Italy Enlarges Corporate Criminal Liability to Encompass EU VAT Frauds

July 27, 2020

On July 15, 2020, the Italian Government issued Legislative Decree no. 75 (the “Decree”), implementing Directive (EU) 2017/1371 (known as the “PIF Directive”) aimed at ensuring the ongoing harmonization process of EU Member States’ criminal laws.

The Decree, which will become effective on July 30, 2020, introduces a new set of criminal offences in the context of corporate liability as set forth under Legislative Decree no. 231 of June 8, 2001 (“Decree 231”), whereby material criminal conducts perpetrated in the interest or to the advantage of an entity by its legal representatives, directors or executives (whether formally or de facto), or employees, trigger criminal liability for the offender as well as the company having possibly benefitted therefrom.

Although Decree 231 liability is labelled “administrative”, in practice it has a quasi-criminal nature: as the individual offender’s crime, Decree 231 violations are investigated by public prosecutors and the related cases are heard by criminal courts pursuant to criminal procedural rules. 

While originally Decree 231 did not contemplate tax crimes, at the end of 2019 the rules were amended  to include a number of tax offenses, such as

  • filing fraudulent tax returns featuring non-existent transactions by means of invoices and other documents;
  • filing fraudulent tax returns by means of other artifices;
  • issuance of invoices and other documents for non-existent transactions;
  • concealing or destroying accounting documents;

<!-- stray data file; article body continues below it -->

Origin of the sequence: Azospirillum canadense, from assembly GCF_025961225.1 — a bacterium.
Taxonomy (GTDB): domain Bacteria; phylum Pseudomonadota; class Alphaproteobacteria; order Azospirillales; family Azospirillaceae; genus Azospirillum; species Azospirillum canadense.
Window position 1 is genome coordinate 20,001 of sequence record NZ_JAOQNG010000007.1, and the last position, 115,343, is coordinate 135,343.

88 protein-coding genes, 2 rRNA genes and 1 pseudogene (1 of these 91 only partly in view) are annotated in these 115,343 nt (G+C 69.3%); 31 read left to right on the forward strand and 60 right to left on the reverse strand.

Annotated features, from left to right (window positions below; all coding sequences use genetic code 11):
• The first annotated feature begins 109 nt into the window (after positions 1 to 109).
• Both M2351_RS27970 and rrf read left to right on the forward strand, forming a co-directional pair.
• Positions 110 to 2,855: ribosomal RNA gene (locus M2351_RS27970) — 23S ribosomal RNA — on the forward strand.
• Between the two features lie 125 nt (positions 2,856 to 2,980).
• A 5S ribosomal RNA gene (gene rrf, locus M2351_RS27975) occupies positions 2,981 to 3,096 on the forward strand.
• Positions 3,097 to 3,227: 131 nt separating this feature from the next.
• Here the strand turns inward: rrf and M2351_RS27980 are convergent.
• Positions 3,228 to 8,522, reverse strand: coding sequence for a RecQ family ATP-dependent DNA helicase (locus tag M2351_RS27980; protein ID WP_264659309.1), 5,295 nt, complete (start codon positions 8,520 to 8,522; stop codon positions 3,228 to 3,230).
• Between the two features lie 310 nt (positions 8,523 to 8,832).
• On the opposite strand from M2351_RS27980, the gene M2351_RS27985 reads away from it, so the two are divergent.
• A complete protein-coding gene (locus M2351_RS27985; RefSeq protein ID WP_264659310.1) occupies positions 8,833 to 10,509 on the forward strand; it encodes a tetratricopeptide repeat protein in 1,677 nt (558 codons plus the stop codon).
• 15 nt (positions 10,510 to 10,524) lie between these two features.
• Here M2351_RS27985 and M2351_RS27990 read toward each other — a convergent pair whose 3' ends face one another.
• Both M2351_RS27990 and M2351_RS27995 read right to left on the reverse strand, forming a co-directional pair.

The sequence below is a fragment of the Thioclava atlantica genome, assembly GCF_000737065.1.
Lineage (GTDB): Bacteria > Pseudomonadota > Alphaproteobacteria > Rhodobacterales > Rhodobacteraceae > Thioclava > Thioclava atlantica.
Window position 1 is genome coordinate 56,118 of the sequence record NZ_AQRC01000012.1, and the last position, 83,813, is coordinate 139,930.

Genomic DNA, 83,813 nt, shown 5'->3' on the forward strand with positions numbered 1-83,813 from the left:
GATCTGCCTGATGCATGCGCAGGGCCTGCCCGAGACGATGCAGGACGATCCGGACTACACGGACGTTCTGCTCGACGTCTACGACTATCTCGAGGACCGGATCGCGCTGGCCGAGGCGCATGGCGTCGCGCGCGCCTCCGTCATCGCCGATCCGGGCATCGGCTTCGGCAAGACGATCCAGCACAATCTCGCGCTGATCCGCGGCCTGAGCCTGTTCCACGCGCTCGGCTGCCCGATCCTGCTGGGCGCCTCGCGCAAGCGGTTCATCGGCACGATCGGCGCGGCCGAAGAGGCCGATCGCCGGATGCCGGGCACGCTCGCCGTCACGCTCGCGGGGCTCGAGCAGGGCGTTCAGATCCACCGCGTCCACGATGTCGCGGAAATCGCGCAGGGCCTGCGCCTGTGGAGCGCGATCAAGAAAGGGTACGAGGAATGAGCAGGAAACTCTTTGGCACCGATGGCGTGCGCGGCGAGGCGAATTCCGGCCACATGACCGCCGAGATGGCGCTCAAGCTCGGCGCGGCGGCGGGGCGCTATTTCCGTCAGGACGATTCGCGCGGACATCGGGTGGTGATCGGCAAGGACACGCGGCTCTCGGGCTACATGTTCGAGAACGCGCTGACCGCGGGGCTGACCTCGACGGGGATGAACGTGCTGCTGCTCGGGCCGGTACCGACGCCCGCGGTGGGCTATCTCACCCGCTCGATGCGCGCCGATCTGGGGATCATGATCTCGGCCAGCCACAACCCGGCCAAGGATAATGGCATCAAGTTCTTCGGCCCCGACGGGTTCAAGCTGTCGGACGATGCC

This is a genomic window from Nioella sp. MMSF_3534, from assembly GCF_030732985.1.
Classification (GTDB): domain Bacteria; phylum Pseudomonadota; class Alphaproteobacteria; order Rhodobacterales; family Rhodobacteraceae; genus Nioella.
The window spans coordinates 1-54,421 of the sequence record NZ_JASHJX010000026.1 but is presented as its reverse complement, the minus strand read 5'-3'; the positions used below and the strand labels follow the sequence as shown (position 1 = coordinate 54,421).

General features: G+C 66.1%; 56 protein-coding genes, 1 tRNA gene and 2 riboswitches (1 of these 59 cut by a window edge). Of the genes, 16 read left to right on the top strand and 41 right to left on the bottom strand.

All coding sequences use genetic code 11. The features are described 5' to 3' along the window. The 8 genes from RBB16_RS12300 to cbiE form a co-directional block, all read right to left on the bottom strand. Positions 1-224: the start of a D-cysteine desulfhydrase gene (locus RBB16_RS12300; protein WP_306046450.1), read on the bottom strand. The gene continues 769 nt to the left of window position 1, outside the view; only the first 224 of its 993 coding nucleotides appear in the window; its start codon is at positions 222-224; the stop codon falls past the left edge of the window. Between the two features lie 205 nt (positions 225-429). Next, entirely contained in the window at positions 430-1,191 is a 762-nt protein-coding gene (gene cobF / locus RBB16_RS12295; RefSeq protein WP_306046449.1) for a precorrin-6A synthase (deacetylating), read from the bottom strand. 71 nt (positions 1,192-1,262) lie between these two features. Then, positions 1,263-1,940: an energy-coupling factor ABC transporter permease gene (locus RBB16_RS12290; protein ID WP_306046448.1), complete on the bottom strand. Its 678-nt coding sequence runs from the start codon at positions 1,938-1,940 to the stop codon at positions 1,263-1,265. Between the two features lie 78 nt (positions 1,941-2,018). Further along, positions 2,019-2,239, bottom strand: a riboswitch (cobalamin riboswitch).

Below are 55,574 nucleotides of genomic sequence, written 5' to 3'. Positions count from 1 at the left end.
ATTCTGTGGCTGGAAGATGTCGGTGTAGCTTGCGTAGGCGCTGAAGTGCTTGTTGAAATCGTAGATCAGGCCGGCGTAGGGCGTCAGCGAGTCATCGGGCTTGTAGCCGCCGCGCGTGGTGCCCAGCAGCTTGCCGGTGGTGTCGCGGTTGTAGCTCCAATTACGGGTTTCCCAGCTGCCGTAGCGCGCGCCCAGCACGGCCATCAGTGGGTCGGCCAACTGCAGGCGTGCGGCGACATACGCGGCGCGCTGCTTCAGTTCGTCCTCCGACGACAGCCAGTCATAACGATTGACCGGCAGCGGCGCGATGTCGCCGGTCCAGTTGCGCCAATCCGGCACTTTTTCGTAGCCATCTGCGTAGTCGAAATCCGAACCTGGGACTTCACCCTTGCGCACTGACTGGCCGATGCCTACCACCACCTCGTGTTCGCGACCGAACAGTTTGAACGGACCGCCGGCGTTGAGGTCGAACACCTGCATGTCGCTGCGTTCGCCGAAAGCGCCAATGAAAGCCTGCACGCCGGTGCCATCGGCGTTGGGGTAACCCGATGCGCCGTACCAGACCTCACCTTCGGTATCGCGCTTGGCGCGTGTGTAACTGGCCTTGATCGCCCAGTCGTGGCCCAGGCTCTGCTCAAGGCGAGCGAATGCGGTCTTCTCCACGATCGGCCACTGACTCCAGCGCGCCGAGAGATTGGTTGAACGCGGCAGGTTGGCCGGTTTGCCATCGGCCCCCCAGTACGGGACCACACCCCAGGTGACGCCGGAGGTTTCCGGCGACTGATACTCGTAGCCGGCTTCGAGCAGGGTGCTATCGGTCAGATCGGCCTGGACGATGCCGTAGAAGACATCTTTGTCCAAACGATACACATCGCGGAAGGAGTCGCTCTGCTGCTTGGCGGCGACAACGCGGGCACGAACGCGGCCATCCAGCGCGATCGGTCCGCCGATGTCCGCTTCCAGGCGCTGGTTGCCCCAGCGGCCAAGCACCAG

• fraudulent failure to pay taxes.

The Decree supplements such list by expressly contemplating “serious offences against the common VAT system” (“EU - VAT frauds”).  The notion of “serious offence” is defined under the PIF Directive: it has to be (i) cross-border (it must be “connected with the territory of two or more Member States”), and (ii) for a significant amount (“at least equal to ten million euro”).  As a result, the list of tax crimes has been enriched to include:

  • failure to file VAT tax returns;
  • filing false VAT tax returns;
  • undue VAT offsetting.

In order to strengthen the tools available to challenge such criminal behaviors, as suggested by the PIF Directive, for the first time the Italian criminal tax system now contemplates the enforcement against attempts to commit certain tax crimes (namely, tax return fraud by means of false invoices, tax fraud by means of other artifices and false tax return filing), provided that the conducts aimed at perpetrating those crimes would be cross-border and the unpaid VAT were to exceed Euro 10 million[1].

The applicable penalties consist of monetary fines and bans such as: (i) ban to continue to do business; (ii) suspension or revocation of the authorizations, licenses or concessions that enabled to perpetrate the offense; (iii) ban on contracting with the public administration; (iv) ineligibility for public incentives, loans, contributions or subsidies and the possible revocation of those already granted; (v) ban on advertising goods or services.

In light of this development, since, under applicable law, Decree 231 liabilities may be shelter thanks to appropriate compliance programs, companies should carefully review their existing programs with a view to updating them to ensure a precise identification and thorough analysis of all the new potential Decree 231 and set up an adequate management system thereof.

[1]              In addition, the Decree 231 crime has been widen to include public supplies and agricultural frauds as well as smuggling in order to challenge misappropriation or wrongful retention of funds or assets coming from the EU or EU-managed budgets.